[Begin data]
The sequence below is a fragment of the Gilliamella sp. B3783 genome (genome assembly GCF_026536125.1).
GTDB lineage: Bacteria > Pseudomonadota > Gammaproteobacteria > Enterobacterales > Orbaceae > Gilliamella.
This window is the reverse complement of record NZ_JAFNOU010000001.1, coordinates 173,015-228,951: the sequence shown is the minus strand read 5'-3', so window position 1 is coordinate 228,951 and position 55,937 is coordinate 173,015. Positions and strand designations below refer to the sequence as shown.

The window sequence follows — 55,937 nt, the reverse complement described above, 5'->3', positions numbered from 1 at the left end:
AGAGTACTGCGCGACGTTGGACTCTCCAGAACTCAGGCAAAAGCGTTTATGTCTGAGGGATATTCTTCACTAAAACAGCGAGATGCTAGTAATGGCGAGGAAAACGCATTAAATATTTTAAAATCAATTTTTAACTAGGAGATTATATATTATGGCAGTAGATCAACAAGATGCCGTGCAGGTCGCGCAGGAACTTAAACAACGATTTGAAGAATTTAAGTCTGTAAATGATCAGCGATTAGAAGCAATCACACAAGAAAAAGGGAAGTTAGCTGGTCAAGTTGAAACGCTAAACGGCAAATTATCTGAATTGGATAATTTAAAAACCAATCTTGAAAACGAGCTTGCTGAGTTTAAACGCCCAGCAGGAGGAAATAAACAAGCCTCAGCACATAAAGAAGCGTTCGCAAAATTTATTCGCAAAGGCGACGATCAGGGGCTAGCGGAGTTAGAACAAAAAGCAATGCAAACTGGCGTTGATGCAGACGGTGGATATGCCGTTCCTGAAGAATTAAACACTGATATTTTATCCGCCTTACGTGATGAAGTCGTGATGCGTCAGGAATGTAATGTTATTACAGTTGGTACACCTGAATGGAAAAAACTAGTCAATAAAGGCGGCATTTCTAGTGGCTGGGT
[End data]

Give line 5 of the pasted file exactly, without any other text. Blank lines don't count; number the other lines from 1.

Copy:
AGAGTACTGCGCGACGTTGGACTCTCCAGAACTCAGGCAAAAGCGTTTATGTCTGAGGGATATTCTTCACTAAAACAGCGAGATGCTAGTAATGGCGAGGAAAACGCATTAAATATTTTAAAATCAATTTTTAACTAGGAGATTATATATTATGGCAGTAGATCAACAAGATGCCGTGCAGGTCGCGCAGGAACTTAAACAACGATTTGAAGAATTTAAGTCTGTAAATGATCAGCGATTAGAAGCAATCACACAAGAAAAAGGGAAGTTAGCTGGTCAAGTTGAAACGCTAAACGGCAAATTATCTGAATTGGATAATTTAAAAACCAATCTTGAAAACGAGCTTGCTGAGTTTAAACGCCCAGCAGGAGGAAATAAACAAGCCTCAGCACATAAAGAAGCGTTCGCAAAATTTATTCGCAAAGGCGACGATCAGGGGCTAGCGGAGTTAGAACAAAAAGCAATGCAAACTGGCGTTGATGCAGACGGTGGATATGCCGTTCCTGAAGAATTAAACACTGATATTTTATCCGCCTTACGTGATGAAGTCGTGATGCGTCAGGAATGTAATGTTATTACAGTTGGTACACCTGAATGGAAAAAACTAGTCAATAAAGGCGGCATTTCTAGTGGCTGGGT